Let's take frequency response for example. It is measured at a nominal level. If the amplifier is flat between 20 Hz and 20.000 Hz, then the manufacturer will advertise it as such. However, very few manufacturers claim linearity across power bandwidth. In other words, while the amplifier might have a linear response at the nominal output level, it might not be flat at other levels. Listening to it at low volumes might induce deviation and the amplifier will sound coloured. 

 

Then there is the question of neutrality of the tone. An amplifier can sound linear and still not sound right. Why? Because the instruments do not sound realistic in some way. They can sound nasal or grainy and there is no way this can be measured.

 

Tube sound different because they oscillate on all harmonics, unlike solid-state devices. That is what gives them unique properties.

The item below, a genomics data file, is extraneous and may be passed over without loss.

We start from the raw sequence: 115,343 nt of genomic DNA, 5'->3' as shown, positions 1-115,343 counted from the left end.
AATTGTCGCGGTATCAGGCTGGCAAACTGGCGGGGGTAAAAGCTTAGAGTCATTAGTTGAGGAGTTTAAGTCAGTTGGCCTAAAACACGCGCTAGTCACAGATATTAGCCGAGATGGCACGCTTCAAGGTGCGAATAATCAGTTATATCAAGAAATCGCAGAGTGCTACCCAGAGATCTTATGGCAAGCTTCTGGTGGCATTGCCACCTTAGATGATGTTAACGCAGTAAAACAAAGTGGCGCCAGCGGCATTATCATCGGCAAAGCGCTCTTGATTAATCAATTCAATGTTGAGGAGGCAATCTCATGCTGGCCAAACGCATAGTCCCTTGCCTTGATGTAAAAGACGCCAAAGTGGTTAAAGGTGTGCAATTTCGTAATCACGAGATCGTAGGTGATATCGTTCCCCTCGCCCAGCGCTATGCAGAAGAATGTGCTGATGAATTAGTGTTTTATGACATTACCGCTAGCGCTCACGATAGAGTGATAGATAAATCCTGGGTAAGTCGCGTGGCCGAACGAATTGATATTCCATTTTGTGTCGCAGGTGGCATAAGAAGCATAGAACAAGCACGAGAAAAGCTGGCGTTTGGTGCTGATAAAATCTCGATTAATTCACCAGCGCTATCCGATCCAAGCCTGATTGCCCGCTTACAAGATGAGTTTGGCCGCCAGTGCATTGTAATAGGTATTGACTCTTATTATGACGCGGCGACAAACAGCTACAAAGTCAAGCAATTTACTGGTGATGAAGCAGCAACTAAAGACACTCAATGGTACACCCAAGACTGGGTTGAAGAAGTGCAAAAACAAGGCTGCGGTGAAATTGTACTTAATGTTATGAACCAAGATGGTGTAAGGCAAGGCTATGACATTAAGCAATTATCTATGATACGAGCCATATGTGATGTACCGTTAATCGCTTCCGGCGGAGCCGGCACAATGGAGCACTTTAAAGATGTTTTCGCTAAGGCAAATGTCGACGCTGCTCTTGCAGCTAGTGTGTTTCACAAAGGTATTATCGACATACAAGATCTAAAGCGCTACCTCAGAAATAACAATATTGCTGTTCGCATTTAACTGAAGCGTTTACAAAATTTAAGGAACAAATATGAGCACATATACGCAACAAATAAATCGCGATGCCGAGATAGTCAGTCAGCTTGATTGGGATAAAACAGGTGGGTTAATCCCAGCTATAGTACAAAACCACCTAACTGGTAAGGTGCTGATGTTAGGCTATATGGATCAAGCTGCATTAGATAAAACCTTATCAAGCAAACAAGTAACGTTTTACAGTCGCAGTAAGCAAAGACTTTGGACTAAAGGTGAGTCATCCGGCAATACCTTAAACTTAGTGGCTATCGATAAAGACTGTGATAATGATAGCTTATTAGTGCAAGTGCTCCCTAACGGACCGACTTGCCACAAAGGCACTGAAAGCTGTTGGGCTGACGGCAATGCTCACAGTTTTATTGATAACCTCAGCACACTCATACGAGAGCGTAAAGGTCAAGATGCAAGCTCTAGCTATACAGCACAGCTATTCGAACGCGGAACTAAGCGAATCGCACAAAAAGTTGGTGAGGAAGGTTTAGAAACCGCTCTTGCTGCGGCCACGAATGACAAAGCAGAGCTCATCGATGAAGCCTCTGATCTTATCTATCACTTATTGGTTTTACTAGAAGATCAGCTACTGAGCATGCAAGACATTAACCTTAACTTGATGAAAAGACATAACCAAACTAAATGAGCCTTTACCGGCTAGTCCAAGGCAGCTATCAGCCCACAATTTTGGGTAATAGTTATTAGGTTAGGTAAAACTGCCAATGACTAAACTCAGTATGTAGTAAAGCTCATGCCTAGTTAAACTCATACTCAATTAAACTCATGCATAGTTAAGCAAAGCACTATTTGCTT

Why tube amplifiers should sound warm is a different matter. Warm is usually described as presence and blooming in the mid-range. It was very charactetistic of cheaper analog equipment of the time. The waffle-like mid-range is a colouration derived from imperfections in either the electrical circuit or the tubes themselves. Tubes produce very little power and need to be pushed beyond their nominal specifications. As a result, they colour the sound and run much hotter. Manufacturers then usually apply negative feedback in order to counter the distortion and this is what is commonly known as "tube sound". Tubes done properly are nothing like this - they maintain the harminic richness but posses the agility and neutrality of solid-state devices.